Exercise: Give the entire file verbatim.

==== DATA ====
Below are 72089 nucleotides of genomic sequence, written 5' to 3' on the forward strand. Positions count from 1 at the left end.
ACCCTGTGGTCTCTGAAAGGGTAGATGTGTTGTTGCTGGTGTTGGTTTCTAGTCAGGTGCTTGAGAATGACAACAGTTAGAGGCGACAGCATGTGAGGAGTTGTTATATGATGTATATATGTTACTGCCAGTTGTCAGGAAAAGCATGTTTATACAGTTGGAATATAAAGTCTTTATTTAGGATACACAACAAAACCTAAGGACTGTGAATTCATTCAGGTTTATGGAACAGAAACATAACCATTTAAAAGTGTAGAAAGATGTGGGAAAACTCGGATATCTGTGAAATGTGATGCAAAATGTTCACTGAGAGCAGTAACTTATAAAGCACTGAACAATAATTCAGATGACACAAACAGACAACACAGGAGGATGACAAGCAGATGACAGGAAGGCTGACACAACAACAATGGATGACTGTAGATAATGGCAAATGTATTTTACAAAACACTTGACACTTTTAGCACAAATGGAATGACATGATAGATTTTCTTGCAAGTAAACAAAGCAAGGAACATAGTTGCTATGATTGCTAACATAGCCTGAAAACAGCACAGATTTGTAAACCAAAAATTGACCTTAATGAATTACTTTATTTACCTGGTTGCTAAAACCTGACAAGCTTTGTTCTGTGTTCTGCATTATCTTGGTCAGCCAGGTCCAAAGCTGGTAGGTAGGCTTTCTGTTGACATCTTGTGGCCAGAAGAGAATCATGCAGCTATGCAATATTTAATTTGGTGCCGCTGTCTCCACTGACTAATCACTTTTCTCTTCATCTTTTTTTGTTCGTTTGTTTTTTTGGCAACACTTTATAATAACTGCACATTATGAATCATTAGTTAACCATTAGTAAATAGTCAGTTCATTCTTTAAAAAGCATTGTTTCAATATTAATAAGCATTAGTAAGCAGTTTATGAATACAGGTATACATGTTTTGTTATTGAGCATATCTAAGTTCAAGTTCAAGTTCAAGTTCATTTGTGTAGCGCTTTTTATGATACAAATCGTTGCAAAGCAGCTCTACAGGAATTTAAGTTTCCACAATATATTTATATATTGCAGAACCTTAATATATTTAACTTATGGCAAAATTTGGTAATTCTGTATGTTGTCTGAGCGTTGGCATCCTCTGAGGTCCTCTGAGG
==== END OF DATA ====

Below are 72089 nucleotides of genomic sequence, written 5' to 3' on the forward strand. Positions count from 1 at the left end.
ACCCTGTGGTCTCTGAAAGGGTAGATGTGTTGTTGCTGGTGTTGGTTTCTAGTCAGGTGCTTGAGAATGACAACAGTTAGAGGCGACAGCATGTGAGGAGTTGTTATATGATGTATATATGTTACTGCCAGTTGTCAGGAAAAGCATGTTTATACAGTTGGAATATAAAGTCTTTATTTAGGATACACAACAAAACCTAAGGACTGTGAATTCATTCAGGTTTATGGAACAGAAACATAACCATTTAAAAGTGTAGAAAGATGTGGGAAAACTCGGATATCTGTGAAATGTGATGCAAAATGTTCACTGAGAGCAGTAACTTATAAAGCACTGAACAATAATTCAGATGACACAAACAGACAACACAGGAGGATGACAAGCAGATGACAGGAAGGCTGACACAACAACAATGGATGACTGTAGATAATGGCAAATGTATTTTACAAAACACTTGACACTTTTAGCACAAATGGAATGACATGATAGATTTTCTTGCAAGTAAACAAAGCAAGGAACATAGTTGCTATGATTGCTAACATAGCCTGAAAACAGCACAGATTTGTAAACCAAAAATTGACCTTAATGAATTACTTTATTTACCTGGTTGCTAAAACCTGACAAGCTTTGTTCTGTGTTCTGCATTATCTTGGTCAGCCAGGTCCAAAGCTGGTAGGTAGGCTTTCTGTTGACATCTTGTGGCCAGAAGAGAATCATGCAGCTATGCAATATTTAATTTGGTGCCGCTGTCTCCACTGACTAATCACTTTTCTCTTCATCTTTTTTTGTTCGTTTGTTTTTTTGGCAACACTTTATAATAACTGCACATTATGAATCATTAGTTAACCATTAGTAAATAGTCAGTTCATTCTTTAAAAAGCATTGTTTCAATATTAATAAGCATTAGTAAGCAGTTTATGAATACAGGTATACATGTTTTGTTATTGAGCATATCTAAGTTCAAGTTCAAGTTCAAGTTCATTTGTGTAGCGCTTTTTATGATACAAATCGTTGCAAAGCAGCTCTACAGGAATTTAAGTTTCCACAATATATTTATATATTGCAGAACCTTAATATATTTAACTTATGGCAAAATTTGGTAATTCTGTATGTTGTCTGAGCGTTGGCATCCTCTGAGGTCCTCTGAGG